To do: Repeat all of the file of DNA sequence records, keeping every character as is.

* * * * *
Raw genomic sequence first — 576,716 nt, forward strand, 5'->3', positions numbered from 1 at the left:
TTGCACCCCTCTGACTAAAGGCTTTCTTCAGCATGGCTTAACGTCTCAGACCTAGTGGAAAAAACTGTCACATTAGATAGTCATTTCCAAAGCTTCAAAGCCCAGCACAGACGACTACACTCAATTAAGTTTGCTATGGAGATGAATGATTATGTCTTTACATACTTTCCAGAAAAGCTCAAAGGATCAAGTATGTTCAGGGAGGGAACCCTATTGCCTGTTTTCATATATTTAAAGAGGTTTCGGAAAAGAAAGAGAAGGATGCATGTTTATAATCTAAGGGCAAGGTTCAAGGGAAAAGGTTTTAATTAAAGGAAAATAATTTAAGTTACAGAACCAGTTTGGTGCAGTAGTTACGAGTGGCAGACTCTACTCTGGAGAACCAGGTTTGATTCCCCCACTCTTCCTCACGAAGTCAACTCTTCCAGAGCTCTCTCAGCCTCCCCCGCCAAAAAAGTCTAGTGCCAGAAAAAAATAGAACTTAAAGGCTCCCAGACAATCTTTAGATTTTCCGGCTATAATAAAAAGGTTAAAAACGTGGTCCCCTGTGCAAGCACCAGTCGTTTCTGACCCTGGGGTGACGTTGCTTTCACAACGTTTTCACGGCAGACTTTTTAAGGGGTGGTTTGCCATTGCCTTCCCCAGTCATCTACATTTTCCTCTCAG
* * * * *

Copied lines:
Raw genomic sequence first — 576,716 nt, forward strand, 5'->3', positions numbered from 1 at the left:
TTGCACCCCTCTGACTAAAGGCTTTCTTCAGCATGGCTTAACGTCTCAGACCTAGTGGAAAAAACTGTCACATTAGATAGTCATTTCCAAAGCTTCAAAGCCCAGCACAGACGACTACACTCAATTAAGTTTGCTATGGAGATGAATGATTATGTCTTTACATACTTTCCAGAAAAGCTCAAAGGATCAAGTATGTTCAGGGAGGGAACCCTATTGCCTGTTTTCATATATTTAAAGAGGTTTCGGAAAAGAAAGAGAAGGATGCATGTTTATAATCTAAGGGCAAGGTTCAAGGGAAAAGGTTTTAATTAAAGGAAAATAATTTAAGTTACAGAACCAGTTTGGTGCAGTAGTTACGAGTGGCAGACTCTACTCTGGAGAACCAGGTTTGATTCCCCCACTCTTCCTCACGAAGTCAACTCTTCCAGAGCTCTCTCAGCCTCCCCCGCCAAAAAAGTCTAGTGCCAGAAAAAAATAGAACTTAAAGGCTCCCAGACAATCTTTAGATTTTCCGGCTATAATAAAAAGGTTAAAAACGTGGTCCCCTGTGCAAGCACCAGTCGTTTCTGACCCTGGGGTGACGTTGCTTTCACAACGTTTTCACGGCAGACTTTTTAAGGGGTGGTTTGCCATTGCCTTCCCCAGTCATCTACATTTTCCTCTCAG